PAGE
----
Dungy used to hearing about seasons of perfection Print
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Friday, 09 November 2007 17:19
NFL Headline News

 New England coach Bill Belichick wants to avoid talk of a perfect season. Indianapolis' Tony Dungy has gotten used to such chatter.
After going 13-0 and 9-0 the last two seasons, Dungy understands just how difficult the trek will be in a league that prides itself on parity.
But if anyone has a chance, Dungy believes it's the Patriots.
``I liken them to when UCLA was playing basketball really well,'' said Dungy, drawing a correlation to his formative years in the 1960s and early 1970s. ``You have to play an almost perfect game to beat them, and when you aren't you're going to make those kinds of errors.''
No NFL team has finished a perfect season since the 1972 Miami Dolphins, and Dungy never seriously considered the possibility when the Colts were chasing perfection the last two years.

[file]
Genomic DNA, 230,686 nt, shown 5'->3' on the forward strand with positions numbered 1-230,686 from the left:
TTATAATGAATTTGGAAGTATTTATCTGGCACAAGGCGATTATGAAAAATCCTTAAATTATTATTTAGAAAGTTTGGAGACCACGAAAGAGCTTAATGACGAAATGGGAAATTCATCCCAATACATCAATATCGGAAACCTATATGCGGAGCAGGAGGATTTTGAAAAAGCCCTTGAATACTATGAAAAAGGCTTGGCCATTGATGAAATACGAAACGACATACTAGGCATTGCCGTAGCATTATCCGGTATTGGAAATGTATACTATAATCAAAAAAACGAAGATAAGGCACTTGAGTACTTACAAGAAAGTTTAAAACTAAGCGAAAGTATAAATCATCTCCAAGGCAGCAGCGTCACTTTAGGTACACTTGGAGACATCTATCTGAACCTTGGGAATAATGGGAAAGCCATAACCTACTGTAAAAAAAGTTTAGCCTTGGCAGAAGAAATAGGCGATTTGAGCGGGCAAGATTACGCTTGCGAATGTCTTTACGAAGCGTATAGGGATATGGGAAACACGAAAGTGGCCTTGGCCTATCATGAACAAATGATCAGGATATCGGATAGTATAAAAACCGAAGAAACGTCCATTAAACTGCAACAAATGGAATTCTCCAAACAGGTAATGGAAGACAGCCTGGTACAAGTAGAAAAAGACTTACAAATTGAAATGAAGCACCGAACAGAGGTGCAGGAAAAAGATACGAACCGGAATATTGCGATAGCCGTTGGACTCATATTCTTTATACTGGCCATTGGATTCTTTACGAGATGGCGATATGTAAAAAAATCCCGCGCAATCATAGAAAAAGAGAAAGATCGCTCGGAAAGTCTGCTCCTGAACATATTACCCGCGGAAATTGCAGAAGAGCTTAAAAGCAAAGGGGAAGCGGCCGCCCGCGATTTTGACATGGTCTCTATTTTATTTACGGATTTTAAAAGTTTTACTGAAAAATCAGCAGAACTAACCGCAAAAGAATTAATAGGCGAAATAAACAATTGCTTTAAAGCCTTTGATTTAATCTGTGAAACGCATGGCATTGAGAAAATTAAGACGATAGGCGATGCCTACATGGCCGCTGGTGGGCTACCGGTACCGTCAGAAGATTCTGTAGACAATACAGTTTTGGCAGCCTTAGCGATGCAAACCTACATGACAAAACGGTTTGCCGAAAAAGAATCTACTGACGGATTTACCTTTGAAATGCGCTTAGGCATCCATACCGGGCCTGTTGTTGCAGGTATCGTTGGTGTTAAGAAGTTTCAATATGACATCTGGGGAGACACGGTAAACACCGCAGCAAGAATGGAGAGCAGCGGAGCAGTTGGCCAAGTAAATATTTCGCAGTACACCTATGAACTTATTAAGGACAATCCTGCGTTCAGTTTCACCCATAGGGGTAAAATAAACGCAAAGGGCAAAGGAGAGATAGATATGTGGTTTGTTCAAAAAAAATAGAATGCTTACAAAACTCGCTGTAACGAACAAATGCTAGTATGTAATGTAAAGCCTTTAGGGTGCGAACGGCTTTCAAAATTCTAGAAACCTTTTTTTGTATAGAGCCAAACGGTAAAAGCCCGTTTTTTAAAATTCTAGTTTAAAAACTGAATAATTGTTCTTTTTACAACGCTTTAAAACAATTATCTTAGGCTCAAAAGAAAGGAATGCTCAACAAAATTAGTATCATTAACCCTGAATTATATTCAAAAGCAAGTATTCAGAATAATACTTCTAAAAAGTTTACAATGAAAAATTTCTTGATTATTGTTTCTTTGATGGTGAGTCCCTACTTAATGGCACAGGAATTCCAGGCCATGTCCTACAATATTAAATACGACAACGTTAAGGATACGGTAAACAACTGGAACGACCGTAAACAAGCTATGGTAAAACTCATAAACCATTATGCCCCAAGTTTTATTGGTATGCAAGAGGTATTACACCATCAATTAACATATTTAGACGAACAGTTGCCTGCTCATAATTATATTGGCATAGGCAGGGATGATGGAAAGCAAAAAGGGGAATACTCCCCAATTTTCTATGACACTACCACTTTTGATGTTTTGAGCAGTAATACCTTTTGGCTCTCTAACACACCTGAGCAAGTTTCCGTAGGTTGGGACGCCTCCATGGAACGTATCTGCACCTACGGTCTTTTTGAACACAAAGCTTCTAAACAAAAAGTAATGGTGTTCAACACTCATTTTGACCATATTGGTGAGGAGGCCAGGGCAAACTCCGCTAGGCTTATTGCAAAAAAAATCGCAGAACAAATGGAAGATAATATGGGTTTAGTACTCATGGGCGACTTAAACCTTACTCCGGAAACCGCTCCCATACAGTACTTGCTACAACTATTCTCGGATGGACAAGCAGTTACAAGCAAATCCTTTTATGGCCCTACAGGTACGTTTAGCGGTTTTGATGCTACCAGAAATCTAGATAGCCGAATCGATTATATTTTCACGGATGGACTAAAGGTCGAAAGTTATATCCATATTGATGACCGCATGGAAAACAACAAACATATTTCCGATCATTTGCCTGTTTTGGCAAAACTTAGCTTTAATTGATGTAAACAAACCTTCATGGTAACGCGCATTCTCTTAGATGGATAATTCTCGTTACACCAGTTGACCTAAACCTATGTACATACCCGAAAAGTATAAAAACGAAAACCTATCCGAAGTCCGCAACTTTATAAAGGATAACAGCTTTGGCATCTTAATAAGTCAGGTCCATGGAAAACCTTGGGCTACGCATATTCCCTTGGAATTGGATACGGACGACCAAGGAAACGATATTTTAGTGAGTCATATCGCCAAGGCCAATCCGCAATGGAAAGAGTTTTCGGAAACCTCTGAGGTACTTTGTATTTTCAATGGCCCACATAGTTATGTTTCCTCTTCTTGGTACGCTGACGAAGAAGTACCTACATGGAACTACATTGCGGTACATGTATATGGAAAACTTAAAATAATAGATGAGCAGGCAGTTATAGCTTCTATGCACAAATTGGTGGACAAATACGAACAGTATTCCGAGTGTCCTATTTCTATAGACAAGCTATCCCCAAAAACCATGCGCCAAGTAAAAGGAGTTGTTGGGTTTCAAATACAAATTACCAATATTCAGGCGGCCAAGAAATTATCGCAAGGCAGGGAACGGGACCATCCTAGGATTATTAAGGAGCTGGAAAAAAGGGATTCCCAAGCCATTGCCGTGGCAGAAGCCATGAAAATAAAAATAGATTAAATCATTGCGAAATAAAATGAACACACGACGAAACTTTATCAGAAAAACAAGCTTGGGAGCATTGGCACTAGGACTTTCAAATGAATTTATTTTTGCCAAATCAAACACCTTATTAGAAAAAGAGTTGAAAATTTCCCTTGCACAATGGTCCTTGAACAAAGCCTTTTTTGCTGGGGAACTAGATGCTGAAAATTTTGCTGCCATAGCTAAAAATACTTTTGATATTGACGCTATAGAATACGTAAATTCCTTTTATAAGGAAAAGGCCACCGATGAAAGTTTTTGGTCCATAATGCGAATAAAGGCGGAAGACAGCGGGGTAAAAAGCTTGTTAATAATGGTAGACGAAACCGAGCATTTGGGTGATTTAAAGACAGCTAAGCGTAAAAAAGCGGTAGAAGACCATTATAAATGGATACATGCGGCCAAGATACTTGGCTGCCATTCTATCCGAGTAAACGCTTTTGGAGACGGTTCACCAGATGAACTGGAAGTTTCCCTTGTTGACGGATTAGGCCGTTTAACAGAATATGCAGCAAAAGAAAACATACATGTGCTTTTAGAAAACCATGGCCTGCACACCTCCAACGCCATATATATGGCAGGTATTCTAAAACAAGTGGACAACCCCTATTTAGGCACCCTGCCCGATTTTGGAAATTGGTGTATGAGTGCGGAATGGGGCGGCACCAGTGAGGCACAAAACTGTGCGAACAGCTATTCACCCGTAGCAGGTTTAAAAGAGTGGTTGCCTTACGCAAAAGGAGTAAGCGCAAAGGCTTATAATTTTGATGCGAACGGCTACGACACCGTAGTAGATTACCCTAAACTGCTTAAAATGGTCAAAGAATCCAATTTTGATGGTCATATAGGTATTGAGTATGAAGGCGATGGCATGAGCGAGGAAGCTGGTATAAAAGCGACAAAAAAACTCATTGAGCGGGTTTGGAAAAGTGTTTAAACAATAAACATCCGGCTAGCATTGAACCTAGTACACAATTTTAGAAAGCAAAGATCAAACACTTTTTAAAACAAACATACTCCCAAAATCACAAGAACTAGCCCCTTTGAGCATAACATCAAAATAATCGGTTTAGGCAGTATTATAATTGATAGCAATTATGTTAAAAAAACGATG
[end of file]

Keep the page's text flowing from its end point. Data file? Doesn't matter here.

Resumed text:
Could it happen now? Maybe, but Dungy believes it's still unlikely.
``I think it's tough to go undefeated in the NFL,'' he said. ``They probably have as good a chance as anyone.''
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BREAKING HIS SILENCE: After doing an ESPN interview, Lions defensive tackle Shaun Rogers broke his usual trend of turning down requests to talk in the locker room this week.
Rogers was even more in demand because of his performance in a rout over Denver that gave the Lions a 6-2 record for the first time since their last playoff appearance in 1999. He scored on a 66-yard interception return, had 2 1/2 sacks and was credited with hitting the quarterback four times.
Rogers won the NFC defensive player of the week award, which means less to him than the rare success Detroit is having as a team.
``Being 6-2 is special,'' he said. ``It is more fun than it has been in a while, to be honest.''
Detroit drafted Rogers in the second round in 2001. He was selected to the Pro Bowl in 2004 and 2005, then hit some obstacles coming into this season.
Rogers was suspended for four games by the NFL last season for taking a banned substance to help control his weight, and knee surgery kept him off the field even longer.
He found out in July he wouldn't face criminal charges after an exotic dancer claimed he inappropriately touched her.
Now, Rogers is focused on his job and is playing as well as most defensive players in the league.